We await the day Western nations opt to default by stealth
To continue living beyond their means, Western nations can simply sell their prized assets to those nations with deep pockets.
Monday, 21 June 2010
I was asked the other day how the Spanish should respond to their crisis. “Easy,” I said, “so long as they beat Honduras and Chile, they’ll be fine.” The World Cup is a tricky old thing. Only a few nations have triumphed. Some have managed to win only when playing on home soil (England in 1966 and France in 1998). Others have won both at home and away (Germany, Argentina and, if we go back to before the Second World War, Uruguay and Italy). Only one team has failed to win at home yet has, nevertheless, consistently won everywhere else. That team, of course, is Brazil.
Over the years, the World Cup has become more difficult to win. In 1982, the number of teams competing in the finals rose from sixteen to twenty four. In 1998, the number went up again, this time to thirty two, where it remains today.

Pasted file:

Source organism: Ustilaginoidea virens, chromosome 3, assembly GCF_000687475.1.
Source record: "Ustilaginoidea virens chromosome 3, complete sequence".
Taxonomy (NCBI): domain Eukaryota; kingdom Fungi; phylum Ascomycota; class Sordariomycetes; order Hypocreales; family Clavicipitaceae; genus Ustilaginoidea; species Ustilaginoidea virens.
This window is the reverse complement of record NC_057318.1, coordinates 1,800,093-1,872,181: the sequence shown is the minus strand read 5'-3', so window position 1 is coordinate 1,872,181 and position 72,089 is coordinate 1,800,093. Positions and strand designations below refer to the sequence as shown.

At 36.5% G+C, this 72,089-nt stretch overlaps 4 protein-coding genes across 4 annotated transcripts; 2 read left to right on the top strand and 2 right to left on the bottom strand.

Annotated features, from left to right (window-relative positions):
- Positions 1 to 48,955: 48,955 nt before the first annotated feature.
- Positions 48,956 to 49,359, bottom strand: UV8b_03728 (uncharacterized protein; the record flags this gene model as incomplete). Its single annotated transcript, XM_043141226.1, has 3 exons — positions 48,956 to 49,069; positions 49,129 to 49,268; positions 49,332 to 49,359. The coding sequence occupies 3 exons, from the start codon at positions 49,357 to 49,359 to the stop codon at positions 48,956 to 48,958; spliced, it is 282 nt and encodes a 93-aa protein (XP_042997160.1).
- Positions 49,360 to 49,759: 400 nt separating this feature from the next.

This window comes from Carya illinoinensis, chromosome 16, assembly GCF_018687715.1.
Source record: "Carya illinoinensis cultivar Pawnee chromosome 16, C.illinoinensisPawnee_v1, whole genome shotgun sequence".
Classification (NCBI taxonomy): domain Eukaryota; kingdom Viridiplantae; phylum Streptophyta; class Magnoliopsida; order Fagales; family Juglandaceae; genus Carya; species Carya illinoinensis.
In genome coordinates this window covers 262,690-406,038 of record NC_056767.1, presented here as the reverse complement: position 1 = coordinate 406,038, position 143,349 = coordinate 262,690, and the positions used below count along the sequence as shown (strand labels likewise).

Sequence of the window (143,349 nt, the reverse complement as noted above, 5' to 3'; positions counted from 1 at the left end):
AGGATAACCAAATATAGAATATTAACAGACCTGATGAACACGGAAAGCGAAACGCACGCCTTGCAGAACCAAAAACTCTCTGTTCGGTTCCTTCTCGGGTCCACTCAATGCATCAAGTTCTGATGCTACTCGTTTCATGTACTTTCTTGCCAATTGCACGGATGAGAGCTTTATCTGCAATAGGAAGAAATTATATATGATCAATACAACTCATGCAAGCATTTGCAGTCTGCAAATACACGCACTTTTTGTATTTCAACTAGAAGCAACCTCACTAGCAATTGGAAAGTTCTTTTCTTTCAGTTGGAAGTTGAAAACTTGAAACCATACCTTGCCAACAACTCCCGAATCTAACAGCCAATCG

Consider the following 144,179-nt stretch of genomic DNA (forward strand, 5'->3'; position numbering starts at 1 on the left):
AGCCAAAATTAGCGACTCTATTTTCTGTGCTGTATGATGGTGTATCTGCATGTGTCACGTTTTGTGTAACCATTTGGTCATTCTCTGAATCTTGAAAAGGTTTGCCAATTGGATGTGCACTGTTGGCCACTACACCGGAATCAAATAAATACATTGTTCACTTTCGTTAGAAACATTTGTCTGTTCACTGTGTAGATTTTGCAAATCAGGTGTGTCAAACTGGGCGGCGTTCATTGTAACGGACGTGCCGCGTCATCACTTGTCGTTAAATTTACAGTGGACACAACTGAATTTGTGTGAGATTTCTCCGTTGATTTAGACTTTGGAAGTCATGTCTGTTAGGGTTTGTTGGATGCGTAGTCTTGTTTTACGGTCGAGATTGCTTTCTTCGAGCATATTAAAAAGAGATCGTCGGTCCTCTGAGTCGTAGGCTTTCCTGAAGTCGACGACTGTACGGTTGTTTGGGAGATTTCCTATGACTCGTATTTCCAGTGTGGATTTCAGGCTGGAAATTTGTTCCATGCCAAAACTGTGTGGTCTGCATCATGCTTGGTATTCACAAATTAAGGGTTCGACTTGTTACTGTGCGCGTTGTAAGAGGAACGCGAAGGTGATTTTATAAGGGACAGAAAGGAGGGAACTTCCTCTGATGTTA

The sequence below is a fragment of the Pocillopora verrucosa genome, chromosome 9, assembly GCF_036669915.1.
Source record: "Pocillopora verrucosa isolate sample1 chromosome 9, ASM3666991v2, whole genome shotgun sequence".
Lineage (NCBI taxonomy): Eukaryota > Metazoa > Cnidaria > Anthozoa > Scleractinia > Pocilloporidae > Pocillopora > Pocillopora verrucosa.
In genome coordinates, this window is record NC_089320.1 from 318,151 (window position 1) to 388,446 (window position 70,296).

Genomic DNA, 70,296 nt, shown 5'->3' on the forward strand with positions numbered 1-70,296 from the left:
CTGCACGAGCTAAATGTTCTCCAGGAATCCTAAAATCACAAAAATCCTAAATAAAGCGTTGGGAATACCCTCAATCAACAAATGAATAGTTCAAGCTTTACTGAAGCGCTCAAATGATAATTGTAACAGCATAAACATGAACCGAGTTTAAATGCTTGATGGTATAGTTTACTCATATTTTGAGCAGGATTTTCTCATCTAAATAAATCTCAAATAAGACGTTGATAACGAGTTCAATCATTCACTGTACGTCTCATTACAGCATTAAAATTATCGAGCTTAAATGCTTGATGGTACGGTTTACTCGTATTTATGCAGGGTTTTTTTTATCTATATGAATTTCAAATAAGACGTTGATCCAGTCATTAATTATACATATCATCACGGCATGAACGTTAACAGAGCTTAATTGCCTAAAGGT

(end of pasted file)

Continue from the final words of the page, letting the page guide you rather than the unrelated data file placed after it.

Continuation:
That’s hardly surprising. The second half of the 20th century saw the fall of empires and the rise of nation states and, other than the creation of a national airline, soccer offers the best way to advertise your nation state to the rest of the world.
In its early days, the World Cup was almost entirely a European and Latin American affair. Admittedly, there were occasional interlopers. India was supposed to take part in the 1950 tournament although later withdrew, allegedly because of the excessive cost of transporting its team to Brazil, where the competition was being held. South Korea, rather badly bruised after the Korean War, took part in the 1954 competition.